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Pay Cheque to Pay Cheque By James Reed
The poverty level in Australia is $ 433 a week, but few people on social security benefits get that, and the millions doing casual work, and exploited foreign labour would also fall below it. Even so, people who live about the poverty line are falling increasingly into debt, with Australia’s personal debt being the highest in the world, the ratio of household debt to income more than doubling between 1995 and 2015, going from 104% to 212%, according to the 2015 OECD data. Thus, if the average person earns $80,000 net, they are spending $169,600 per year. That is not usually luxury spending but just getting by, with the myriad of expenses that having a family brings, especially having children.
I did not find parallel figures for Australia, but I expect things are even worse here:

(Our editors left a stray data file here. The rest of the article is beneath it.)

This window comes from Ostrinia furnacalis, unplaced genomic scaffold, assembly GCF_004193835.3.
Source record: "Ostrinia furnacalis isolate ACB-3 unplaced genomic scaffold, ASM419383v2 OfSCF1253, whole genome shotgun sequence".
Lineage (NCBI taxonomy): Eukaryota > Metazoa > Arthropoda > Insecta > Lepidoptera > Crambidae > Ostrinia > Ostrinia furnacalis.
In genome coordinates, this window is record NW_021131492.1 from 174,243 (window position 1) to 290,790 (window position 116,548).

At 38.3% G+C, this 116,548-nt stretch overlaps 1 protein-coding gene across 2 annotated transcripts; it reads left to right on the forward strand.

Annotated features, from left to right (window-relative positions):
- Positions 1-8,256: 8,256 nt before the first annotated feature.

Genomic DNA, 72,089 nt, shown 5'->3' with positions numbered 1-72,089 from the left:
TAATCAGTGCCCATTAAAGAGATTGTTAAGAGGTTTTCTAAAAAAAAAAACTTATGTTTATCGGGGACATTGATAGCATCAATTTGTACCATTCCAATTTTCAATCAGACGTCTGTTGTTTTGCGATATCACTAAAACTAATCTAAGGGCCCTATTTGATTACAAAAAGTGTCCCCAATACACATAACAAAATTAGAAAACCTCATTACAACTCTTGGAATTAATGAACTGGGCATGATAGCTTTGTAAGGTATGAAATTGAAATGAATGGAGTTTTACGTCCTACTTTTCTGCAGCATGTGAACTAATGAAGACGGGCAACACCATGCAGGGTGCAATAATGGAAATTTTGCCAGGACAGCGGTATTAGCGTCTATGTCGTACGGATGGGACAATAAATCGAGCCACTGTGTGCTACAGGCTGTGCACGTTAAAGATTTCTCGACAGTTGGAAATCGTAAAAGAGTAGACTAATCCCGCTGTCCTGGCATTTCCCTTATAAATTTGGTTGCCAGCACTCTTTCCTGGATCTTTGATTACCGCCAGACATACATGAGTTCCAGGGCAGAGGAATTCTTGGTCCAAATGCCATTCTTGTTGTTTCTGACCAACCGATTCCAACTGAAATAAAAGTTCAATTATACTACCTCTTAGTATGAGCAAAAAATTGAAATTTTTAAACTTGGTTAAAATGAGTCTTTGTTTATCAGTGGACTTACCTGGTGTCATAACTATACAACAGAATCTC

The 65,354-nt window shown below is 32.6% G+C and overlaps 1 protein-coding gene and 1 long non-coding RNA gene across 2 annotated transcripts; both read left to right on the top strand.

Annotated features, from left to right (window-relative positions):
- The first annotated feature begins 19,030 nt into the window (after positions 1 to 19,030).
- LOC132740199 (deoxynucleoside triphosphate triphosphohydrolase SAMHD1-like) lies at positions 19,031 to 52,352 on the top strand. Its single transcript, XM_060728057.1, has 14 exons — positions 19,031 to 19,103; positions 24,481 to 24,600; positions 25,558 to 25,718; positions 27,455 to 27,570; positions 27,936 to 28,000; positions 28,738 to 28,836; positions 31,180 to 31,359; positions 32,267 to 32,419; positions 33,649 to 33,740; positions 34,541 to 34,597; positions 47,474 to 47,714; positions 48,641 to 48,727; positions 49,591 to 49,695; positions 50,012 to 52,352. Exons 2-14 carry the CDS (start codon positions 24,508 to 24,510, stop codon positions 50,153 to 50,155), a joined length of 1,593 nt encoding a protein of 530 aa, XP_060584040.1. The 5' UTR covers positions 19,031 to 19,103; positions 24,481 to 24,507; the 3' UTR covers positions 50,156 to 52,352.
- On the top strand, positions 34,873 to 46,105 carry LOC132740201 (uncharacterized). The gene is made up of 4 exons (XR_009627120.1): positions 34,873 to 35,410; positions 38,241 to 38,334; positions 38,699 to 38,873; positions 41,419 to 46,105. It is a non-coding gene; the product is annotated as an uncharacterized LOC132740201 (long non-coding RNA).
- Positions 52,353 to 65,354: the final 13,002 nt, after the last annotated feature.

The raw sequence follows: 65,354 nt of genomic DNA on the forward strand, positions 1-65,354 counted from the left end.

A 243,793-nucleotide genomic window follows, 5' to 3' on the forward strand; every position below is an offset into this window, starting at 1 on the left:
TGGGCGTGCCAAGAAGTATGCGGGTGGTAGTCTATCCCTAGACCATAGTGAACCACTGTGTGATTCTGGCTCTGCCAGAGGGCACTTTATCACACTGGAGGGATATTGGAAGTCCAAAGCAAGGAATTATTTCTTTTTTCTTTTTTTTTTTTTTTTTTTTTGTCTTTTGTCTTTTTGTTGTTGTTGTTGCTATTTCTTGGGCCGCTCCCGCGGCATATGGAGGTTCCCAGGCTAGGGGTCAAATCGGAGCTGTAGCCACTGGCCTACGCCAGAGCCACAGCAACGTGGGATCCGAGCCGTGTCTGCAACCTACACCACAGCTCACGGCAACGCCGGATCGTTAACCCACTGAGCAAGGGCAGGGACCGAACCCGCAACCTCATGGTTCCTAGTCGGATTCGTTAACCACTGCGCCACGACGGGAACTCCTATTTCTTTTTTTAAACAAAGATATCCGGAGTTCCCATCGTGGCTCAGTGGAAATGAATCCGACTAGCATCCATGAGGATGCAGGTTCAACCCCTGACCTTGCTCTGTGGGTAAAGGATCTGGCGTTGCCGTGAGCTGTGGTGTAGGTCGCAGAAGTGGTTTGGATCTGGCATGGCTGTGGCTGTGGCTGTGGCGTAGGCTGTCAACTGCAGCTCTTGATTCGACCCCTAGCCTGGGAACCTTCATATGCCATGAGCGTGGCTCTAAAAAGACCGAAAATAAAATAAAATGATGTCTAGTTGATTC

“Nearly 80 percent of American workers (78 percent) say they're living paycheck to paycheck, according to a 2017 report by employment website CareerBuilder. Women are particularly vulnerable: 81 percent of them report living paycheck to paycheck, compared with 75 percent of men.
Tony Reardon, president of the National Treasury Employees Union, tells CNBC that the group has heard from hundreds of frantic federal employees. "They're scared," he says. "They don't know how they're going to put food on the table."
Various #ShutdownStories making that point have gone viral on Twitter.”
These people may be suffering, but their righteous anger needs to be expressed against the Democrats and the new class, who in any case are seeking to replace them. Through mass migration. The deplorables will be very hungry indeed, in the open borders world, and there is a parallel lesson for Australia here too. We are next.